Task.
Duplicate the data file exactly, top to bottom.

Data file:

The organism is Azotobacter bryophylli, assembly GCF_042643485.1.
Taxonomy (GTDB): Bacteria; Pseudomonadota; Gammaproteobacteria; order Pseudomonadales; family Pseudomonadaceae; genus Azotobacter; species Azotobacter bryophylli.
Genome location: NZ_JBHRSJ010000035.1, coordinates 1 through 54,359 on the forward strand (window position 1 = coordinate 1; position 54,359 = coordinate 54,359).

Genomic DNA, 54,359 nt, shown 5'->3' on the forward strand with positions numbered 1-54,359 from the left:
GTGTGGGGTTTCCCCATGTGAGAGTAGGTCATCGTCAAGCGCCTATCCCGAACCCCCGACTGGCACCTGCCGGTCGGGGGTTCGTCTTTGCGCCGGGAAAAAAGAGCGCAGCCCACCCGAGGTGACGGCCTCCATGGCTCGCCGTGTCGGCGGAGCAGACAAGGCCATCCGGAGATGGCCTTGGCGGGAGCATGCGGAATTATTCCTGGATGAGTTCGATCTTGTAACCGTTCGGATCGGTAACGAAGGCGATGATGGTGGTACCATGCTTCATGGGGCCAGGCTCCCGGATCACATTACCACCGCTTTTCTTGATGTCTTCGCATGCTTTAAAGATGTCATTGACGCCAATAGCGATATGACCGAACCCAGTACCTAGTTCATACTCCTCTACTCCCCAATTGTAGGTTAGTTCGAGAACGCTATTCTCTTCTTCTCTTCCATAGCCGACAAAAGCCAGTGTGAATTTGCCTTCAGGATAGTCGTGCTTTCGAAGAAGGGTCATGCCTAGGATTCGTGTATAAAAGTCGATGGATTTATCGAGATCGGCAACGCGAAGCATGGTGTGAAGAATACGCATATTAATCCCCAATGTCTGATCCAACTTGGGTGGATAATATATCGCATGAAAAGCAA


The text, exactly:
The organism is Azotobacter bryophylli, assembly GCF_042643485.1.
Taxonomy (GTDB): Bacteria; Pseudomonadota; Gammaproteobacteria; order Pseudomonadales; family Pseudomonadaceae; genus Azotobacter; species Azotobacter bryophylli.
Genome location: NZ_JBHRSJ010000035.1, coordinates 1 through 54,359 on the forward strand (window position 1 = coordinate 1; position 54,359 = coordinate 54,359).

Genomic DNA, 54,359 nt, shown 5'->3' on the forward strand with positions numbered 1-54,359 from the left:
GTGTGGGGTTTCCCCATGTGAGAGTAGGTCATCGTCAAGCGCCTATCCCGAACCCCCGACTGGCACCTGCCGGTCGGGGGTTCGTCTTTGCGCCGGGAAAAAAGAGCGCAGCCCACCCGAGGTGACGGCCTCCATGGCTCGCCGTGTCGGCGGAGCAGACAAGGCCATCCGGAGATGGCCTTGGCGGGAGCATGCGGAATTATTCCTGGATGAGTTCGATCTTGTAACCGTTCGGATCGGTAACGAAGGCGATGATGGTGGTACCATGCTTCATGGGGCCAGGCTCCCGGATCACATTACCACCGCTTTTCTTGATGTCTTCGCATGCTTTAAAGATGTCATTGACGCCAATAGCGATATGACCGAACCCAGTACCTAGTTCATACTCCTCTACTCCCCAATTGTAGGTTAGTTCGAGAACGCTATTCTCTTCTTCTCTTCCATAGCCGACAAAAGCCAGTGTGAATTTGCCTTCAGGATAGTCGTGCTTTCGAAGAAGGGTCATGCCTAGGATTCGTGTATAAAAGTCGATGGATTTATCGAGATCGGCAACGCGAAGCATGGTGTGAAGAATACGCATATTAATCCCCAATGTCTGATCCAACTTGGGTGGATAATATATCGCATGAAAAGCAA